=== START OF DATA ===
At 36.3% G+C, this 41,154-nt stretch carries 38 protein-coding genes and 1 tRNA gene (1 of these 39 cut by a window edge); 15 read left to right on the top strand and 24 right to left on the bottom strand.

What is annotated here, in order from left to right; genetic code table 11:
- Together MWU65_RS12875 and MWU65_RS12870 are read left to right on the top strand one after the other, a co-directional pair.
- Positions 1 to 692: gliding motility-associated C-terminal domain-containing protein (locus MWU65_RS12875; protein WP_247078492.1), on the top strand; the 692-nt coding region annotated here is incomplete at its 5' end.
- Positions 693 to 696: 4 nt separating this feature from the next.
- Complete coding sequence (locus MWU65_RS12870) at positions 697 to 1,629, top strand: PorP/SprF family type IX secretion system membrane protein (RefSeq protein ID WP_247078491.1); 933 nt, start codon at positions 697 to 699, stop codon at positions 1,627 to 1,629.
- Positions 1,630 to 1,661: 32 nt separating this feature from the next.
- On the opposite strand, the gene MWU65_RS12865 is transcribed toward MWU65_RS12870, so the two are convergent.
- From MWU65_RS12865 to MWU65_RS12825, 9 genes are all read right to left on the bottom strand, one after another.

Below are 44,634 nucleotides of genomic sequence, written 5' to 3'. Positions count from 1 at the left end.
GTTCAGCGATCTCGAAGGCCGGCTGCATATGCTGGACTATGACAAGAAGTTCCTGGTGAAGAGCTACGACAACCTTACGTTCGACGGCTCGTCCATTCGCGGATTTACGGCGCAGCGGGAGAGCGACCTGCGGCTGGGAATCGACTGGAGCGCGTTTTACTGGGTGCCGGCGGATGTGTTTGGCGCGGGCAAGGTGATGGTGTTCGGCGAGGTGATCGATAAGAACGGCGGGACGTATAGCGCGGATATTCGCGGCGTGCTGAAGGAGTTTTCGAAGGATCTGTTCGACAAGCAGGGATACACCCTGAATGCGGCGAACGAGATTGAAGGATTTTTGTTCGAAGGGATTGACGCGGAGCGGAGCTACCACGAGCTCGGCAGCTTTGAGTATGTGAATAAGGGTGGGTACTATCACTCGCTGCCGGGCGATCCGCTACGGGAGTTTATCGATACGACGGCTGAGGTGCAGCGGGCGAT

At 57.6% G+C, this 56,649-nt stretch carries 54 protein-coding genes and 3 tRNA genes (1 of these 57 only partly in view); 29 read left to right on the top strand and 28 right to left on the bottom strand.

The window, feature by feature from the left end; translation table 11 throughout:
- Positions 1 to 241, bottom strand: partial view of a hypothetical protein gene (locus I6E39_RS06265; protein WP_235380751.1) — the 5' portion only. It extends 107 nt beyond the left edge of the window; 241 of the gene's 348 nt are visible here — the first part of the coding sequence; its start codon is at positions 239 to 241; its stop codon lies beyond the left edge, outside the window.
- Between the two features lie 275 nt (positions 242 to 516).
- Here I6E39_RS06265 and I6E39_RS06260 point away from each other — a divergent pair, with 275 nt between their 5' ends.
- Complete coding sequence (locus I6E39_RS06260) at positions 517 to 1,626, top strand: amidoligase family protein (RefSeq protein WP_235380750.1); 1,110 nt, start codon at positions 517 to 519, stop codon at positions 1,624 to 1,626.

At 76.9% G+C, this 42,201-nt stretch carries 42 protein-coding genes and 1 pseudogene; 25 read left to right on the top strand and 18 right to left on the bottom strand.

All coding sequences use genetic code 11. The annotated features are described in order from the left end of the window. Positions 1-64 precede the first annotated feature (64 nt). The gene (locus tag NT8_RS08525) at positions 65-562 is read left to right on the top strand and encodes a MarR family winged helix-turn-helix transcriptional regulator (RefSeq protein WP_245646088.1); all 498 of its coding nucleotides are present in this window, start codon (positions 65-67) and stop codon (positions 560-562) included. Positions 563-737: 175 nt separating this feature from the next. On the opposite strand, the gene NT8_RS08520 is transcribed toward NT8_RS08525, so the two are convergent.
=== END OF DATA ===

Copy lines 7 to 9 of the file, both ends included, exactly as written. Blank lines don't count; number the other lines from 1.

- Positions 1,630 to 1,661: 32 nt separating this feature from the next.
- On the opposite strand, the gene MWU65_RS12865 is transcribed toward MWU65_RS12870, so the two are convergent.
- From MWU65_RS12865 to MWU65_RS12825, 9 genes are all read right to left on the bottom strand, one after another.